The Intro is equipped with the latest technology and includes an inline sheeter and an automatic washing system for all print units. It is fitted with carbon-fiber chambers, which offer excellent stiffness and rigidity, some 300% better than aluminum. With their lighter weight, they also allow quicker cleaning and maintenance, and therefore a safer working environment. Heidelberg Web Carton Converting GmbH (formerly Gallus Stanz- und Druck, and prior to that BHS) provided training during the start-up and the early production period to ensure that Indiana Carton was able to realise the press’ capability at an early stage.
“We looked at every flexo press on the market, and in the end chose to align ourselves to the Intro, given its strong pedigree, print repeatability, scalability, and technical support from Heidelberg. It had a good track record and first-rate testimonials from other users, and we liked the print quality we saw being delivered,” said Ken Petty. But to maximize on the Intro’s capability, Indiana Carton had to choose from a short list of specialist roll handling manufacturers for unwind and splicing technology and accepted the recommendation of Heidelberg in choosing Martin Automatic. “Martin is, by most accounts, the industry’s preferred supplier, whether for in-line- or CI-flexo presses, and we were keen to use tried and trusted technology, because learning flexo was going to be challenge enough, and we did not want to invite additional machine trials to an already sophisticated project,” he adds.
The Martin equipment chosen and installed in Bremen is an MCBWW model automatic butt splicer. Matching the press speed of 1000 fpm (305 mpm) on web widths on the standard model up to 67 in. (1702 mm), this Martin has a maximum roll diameter of 72 in. (1828 mm) and can handle weights up to 8000 lbs (3634 kg), although it is also available for 84-in.-diameter rolls. The system includes a Martin inertia-compensated dual festoon system, a butt splice unit and two-position, side by side, inline cantilevered unwind spindles. The floor mounted integral lift tables, designed and supplied by Martin, load new rolls onto the spindles effortlessly. The controls integrating these components are all mounted in the equipment, allowing automatic roll unwinding, splicing and tension control.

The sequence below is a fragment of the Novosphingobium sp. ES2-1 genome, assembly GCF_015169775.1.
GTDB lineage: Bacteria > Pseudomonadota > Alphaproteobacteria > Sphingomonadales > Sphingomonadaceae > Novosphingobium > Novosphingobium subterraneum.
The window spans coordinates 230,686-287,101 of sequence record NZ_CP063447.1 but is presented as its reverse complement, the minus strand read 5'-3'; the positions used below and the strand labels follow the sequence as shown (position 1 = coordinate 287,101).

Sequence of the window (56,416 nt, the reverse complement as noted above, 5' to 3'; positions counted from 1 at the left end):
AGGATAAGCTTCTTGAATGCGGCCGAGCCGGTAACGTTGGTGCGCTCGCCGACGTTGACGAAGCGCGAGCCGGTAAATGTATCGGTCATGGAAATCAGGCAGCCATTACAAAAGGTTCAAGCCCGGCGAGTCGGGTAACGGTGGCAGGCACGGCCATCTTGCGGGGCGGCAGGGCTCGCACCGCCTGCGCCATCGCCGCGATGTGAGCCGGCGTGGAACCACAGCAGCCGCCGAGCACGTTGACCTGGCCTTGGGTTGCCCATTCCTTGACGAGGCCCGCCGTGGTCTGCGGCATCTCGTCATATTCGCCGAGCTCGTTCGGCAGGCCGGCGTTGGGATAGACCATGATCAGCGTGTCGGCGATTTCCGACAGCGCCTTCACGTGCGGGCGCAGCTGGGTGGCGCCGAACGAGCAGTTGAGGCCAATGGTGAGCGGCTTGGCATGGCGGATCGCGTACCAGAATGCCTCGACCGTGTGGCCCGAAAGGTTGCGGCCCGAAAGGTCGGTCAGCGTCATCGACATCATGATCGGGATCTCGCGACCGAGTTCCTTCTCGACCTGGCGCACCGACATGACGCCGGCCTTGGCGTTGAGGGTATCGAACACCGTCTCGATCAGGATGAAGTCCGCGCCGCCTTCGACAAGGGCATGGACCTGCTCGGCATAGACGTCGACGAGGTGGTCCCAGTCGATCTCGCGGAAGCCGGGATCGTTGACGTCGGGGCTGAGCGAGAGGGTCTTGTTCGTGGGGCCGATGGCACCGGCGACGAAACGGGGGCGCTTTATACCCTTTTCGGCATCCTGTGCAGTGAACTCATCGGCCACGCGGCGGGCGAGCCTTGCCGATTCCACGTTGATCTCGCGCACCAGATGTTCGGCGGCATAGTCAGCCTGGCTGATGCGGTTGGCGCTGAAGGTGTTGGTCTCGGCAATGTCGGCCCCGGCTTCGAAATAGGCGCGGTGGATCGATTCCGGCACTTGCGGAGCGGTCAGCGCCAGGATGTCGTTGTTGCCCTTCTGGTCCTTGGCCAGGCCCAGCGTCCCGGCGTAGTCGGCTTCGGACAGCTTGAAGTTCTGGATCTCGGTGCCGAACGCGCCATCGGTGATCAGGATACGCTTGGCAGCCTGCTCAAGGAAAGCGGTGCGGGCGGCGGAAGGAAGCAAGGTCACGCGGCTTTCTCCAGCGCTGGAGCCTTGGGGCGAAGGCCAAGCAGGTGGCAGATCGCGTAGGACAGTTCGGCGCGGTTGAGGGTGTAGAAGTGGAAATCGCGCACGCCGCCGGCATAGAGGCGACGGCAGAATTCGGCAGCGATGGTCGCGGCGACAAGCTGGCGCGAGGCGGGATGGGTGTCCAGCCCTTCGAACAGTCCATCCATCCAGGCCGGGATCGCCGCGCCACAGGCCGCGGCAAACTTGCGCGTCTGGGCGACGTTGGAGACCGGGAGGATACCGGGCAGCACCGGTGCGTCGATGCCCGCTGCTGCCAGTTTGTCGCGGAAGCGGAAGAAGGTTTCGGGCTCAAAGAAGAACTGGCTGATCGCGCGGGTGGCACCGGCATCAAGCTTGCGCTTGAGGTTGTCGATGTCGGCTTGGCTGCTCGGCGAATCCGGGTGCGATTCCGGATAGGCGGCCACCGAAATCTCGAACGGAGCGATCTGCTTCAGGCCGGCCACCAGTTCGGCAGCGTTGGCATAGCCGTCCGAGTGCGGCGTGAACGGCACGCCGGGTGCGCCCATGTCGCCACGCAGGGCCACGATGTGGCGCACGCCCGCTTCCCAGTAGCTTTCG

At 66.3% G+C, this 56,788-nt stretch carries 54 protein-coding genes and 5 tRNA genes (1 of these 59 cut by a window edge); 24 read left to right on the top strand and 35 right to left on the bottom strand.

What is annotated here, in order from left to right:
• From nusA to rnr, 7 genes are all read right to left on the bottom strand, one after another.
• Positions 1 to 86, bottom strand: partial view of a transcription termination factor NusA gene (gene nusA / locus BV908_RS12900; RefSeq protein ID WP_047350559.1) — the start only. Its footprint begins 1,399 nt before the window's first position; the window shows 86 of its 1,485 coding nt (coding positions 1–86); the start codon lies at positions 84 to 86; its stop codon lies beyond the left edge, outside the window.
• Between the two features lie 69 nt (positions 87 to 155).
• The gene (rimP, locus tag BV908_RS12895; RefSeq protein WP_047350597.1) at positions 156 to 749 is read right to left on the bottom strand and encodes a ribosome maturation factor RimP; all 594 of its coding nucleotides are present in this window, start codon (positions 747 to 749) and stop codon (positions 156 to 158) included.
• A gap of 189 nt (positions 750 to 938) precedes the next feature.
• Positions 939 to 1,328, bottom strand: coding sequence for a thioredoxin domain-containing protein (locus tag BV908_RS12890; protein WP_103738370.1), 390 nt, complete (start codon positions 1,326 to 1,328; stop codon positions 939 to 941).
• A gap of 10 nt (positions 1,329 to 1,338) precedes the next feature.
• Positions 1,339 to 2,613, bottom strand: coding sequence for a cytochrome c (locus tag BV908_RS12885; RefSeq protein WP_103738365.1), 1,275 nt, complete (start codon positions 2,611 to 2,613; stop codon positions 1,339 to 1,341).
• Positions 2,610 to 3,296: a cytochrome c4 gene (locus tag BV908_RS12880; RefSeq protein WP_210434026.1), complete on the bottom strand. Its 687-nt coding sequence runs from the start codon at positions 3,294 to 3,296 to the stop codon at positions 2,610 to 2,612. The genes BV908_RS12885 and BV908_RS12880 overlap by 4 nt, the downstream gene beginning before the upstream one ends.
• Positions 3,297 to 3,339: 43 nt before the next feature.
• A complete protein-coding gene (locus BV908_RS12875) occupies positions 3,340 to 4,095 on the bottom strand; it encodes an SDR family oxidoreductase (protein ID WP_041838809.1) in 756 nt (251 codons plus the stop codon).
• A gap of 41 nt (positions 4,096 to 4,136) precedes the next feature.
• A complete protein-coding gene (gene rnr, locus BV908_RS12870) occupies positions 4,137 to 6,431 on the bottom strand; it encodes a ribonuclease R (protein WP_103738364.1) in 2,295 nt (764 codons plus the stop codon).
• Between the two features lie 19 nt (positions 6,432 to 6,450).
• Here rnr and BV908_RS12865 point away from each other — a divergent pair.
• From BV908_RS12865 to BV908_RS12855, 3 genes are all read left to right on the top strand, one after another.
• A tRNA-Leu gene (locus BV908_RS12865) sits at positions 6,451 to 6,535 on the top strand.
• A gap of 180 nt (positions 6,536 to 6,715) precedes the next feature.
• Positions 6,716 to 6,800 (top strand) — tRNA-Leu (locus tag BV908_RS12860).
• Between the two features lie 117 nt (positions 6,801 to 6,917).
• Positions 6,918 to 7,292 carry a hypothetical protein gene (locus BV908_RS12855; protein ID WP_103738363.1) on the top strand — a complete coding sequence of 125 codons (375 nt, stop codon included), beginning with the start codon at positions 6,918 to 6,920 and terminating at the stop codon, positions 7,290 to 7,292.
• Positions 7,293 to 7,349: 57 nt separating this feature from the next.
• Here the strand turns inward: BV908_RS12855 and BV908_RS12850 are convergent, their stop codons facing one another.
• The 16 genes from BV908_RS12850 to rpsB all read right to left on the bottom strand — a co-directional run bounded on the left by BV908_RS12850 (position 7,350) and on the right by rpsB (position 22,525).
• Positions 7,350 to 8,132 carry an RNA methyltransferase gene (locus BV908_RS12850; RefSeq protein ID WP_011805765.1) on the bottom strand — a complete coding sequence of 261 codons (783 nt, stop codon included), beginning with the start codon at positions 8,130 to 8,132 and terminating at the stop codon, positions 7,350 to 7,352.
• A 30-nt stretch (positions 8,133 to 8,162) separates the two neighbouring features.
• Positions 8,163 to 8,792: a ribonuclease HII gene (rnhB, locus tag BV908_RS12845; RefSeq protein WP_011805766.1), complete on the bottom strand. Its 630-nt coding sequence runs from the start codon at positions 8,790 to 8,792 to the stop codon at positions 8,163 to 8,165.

A custom roll handling system, designed by MaterialHSA.com and manufactured by Harmax, allows operators to prepare up to seven rolls safely and maintain production. The system also includes a turntable, a lifting and stripping station for unwrapping new rolls, and kickers to deliver the rolls automatically to the unwind lift tables, on signal given by the Martin splicer. The layout also enables the same track to present rolls to a separate sheeting line adjacent to the Heidelberg press. “Each Martin splice cycle is assured, when matched with our Harmax manufactured custom designed system. The enhanced efficiency of delivering prepared rolls to the Martin splicer allows the production department to maintain a continuous flow of material, and maximizes operator safety in roll handling,” he says.
Continuing with the theme of efficiency, Indiana Carton is also very proud of its ‘green credentials’. “We recycle 100% of our board scrap and all the water used in the printing process. We’ve fitted low energy lighting and high efficiency heating for minimal consumption, and all heat generated from production is re-used in the factory. Our forklift trucks even run on rechargeable batteries – so we feel our carbon footprint is as good as most, and better than many,” he explains. The forklift trucks are also fitted with iPads to facilitate tracking and delivery, and the accurate management of WIP.
Under third-generation management the numbers at Indiana Carton are impressive. A production unit of 164,000 sq ft (15,250 sqm) plus a warehouse of 20,000 sq ft (1,860 sqm), and a team of 100 dedicated employees will generate around $35 millioin in 2018, with plenty of scope for growth. A member of the ICG (Independent Carton Group), an informal but close-knit community of similar size converters, Indiana Carton has always been careful to grow into its new technology. As Alicia Petty MacDonald, vp-Marketing & Administration, says, “Our customers know they can rely on us and depend on the consistency of our service. To meet their expectations, we continue to work hard at making it easier for them to do business with us. So, when we approach a game-changing project, like adding flexo, we always make sure we can perform before making any promises – even if it does take more time and energy."
The Petty family has served the folding carton world for almost a century now, and while the tools of the trade have changed over the years, the company’s drive to anticipate and meet its customers’ requirements remains its number one priority.
Martin Automatic will be exhibiting for the first time at ICE Europe 2019
(Hall A5, Stand 1846) next month in Munich, Germany.
and the quality of its testimonials.
Below: The Martin MCBWW auto butt splicer at Indiana Carton matches the press speed
of 305 mpm on rolls up to 1702-mm diameter.